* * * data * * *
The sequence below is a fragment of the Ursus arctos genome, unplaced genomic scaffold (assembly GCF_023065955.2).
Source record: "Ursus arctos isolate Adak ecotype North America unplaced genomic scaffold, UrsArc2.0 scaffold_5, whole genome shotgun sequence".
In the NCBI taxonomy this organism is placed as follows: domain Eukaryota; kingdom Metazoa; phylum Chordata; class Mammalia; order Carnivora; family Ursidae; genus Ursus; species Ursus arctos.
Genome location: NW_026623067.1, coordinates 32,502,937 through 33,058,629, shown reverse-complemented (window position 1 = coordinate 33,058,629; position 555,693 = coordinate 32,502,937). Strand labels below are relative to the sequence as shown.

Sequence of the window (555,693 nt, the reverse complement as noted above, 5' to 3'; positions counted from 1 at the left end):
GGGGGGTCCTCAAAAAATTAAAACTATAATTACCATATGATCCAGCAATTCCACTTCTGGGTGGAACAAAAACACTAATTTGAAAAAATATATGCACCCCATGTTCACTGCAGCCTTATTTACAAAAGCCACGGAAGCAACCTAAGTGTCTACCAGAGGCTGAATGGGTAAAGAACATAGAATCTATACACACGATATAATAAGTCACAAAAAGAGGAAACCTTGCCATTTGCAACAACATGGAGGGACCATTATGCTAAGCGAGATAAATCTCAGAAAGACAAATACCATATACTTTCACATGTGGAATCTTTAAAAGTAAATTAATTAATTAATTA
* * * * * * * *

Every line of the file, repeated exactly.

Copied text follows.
The sequence below is a fragment of the Ursus arctos genome, unplaced genomic scaffold (assembly GCF_023065955.2).
Source record: "Ursus arctos isolate Adak ecotype North America unplaced genomic scaffold, UrsArc2.0 scaffold_5, whole genome shotgun sequence".
In the NCBI taxonomy this organism is placed as follows: domain Eukaryota; kingdom Metazoa; phylum Chordata; class Mammalia; order Carnivora; family Ursidae; genus Ursus; species Ursus arctos.
Genome location: NW_026623067.1, coordinates 32,502,937 through 33,058,629, shown reverse-complemented (window position 1 = coordinate 33,058,629; position 555,693 = coordinate 32,502,937). Strand labels below are relative to the sequence as shown.

Sequence of the window (555,693 nt, the reverse complement as noted above, 5' to 3'; positions counted from 1 at the left end):
GGGGGGTCCTCAAAAAATTAAAACTATAATTACCATATGATCCAGCAATTCCACTTCTGGGTGGAACAAAAACACTAATTTGAAAAAATATATGCACCCCATGTTCACTGCAGCCTTATTTACAAAAGCCACGGAAGCAACCTAAGTGTCTACCAGAGGCTGAATGGGTAAAGAACATAGAATCTATACACACGATATAATAAGTCACAAAAAGAGGAAACCTTGCCATTTGCAACAACATGGAGGGACCATTATGCTAAGCGAGATAAATCTCAGAAAGACAAATACCATATACTTTCACATGTGGAATCTTTAAAAGTAAATTAATTAATTAATTA